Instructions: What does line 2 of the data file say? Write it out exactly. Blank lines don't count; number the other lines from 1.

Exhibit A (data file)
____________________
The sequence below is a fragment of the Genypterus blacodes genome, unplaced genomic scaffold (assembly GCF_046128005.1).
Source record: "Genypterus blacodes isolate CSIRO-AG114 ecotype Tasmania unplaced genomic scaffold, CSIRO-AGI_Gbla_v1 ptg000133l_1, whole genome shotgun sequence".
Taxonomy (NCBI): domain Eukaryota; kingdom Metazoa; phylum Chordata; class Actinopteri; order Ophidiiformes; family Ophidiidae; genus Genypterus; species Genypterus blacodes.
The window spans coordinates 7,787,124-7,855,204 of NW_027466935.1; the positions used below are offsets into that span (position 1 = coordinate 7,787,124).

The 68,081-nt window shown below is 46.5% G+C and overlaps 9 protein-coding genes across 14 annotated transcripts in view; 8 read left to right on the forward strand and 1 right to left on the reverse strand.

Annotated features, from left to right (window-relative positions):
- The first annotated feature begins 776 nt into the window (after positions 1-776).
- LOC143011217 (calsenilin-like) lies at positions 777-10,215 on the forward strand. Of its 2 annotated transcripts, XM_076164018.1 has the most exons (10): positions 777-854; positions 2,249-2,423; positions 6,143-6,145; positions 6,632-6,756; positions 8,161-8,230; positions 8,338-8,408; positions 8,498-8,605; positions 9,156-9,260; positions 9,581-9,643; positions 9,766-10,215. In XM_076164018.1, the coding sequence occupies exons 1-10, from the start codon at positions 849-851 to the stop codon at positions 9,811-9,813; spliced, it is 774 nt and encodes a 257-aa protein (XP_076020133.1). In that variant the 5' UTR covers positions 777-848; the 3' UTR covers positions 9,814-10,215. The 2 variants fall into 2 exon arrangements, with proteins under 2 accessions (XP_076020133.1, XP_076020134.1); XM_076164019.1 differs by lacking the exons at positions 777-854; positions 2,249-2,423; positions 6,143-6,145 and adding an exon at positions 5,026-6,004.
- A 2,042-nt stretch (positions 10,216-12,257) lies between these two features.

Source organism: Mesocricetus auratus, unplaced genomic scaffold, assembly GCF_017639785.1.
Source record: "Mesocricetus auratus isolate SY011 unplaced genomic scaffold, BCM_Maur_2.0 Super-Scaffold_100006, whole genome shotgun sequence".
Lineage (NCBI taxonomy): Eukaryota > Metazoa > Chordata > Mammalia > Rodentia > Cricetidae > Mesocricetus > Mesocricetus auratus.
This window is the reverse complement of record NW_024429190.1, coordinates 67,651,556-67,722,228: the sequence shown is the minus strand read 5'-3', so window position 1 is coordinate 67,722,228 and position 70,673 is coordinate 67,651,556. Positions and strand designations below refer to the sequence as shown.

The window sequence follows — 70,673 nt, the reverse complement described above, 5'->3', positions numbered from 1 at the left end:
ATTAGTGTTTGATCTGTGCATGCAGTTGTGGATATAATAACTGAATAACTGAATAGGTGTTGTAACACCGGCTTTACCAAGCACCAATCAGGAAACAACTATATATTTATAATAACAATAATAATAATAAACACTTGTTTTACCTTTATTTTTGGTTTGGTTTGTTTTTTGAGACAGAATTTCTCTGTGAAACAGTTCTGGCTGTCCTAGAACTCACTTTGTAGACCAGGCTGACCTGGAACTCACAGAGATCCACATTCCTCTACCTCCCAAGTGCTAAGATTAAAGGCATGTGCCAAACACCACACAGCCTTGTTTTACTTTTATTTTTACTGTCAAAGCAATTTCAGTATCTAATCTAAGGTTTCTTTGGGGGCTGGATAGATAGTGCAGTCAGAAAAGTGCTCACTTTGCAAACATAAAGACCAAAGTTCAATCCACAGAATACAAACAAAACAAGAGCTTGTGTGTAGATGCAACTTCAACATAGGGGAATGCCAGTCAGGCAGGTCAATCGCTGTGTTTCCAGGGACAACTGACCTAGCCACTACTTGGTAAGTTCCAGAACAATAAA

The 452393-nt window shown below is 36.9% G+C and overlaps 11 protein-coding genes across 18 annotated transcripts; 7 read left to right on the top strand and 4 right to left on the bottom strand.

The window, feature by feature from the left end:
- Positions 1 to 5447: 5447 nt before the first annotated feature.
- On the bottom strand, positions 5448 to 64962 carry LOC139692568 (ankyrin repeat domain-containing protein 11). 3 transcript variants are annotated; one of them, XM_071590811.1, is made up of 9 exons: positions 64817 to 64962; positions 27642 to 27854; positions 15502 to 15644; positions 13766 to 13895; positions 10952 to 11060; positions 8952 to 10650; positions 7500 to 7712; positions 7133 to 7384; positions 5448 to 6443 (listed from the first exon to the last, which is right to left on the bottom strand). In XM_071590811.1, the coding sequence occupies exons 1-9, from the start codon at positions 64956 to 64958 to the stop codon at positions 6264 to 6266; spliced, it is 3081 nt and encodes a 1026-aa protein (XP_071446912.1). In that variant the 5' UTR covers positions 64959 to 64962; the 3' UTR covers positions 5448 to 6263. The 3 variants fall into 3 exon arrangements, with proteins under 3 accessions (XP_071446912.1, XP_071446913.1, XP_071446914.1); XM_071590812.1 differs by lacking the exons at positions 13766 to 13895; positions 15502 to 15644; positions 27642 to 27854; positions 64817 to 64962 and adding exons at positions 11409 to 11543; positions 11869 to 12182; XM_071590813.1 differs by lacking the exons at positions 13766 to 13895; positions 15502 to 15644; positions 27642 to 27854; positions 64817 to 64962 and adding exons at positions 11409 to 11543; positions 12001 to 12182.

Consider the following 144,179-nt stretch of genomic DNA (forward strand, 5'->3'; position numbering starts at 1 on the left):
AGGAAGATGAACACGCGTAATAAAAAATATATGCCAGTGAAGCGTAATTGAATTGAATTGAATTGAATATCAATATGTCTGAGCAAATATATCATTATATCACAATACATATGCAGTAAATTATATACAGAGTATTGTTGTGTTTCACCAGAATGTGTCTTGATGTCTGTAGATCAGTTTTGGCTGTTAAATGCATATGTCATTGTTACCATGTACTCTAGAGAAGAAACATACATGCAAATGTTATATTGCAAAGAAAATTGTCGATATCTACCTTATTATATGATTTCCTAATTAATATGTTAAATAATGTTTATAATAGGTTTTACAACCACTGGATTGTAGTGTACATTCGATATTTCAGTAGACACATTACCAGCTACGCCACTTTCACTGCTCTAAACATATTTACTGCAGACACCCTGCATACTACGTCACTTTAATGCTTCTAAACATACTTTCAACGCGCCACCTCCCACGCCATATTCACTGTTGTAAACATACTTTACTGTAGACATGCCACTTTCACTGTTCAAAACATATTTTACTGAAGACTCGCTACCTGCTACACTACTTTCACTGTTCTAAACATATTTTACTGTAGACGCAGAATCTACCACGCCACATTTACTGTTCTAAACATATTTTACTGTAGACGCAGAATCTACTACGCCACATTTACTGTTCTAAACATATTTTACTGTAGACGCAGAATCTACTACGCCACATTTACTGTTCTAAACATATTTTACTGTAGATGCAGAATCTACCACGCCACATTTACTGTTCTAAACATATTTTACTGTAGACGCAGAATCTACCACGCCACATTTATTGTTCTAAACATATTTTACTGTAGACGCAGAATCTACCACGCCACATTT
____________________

Source record: "Genypterus blacodes isolate CSIRO-AG114 ecotype Tasmania unplaced genomic scaffold, CSIRO-AGI_Gbla_v1 ptg000133l_1, whole genome shotgun sequence".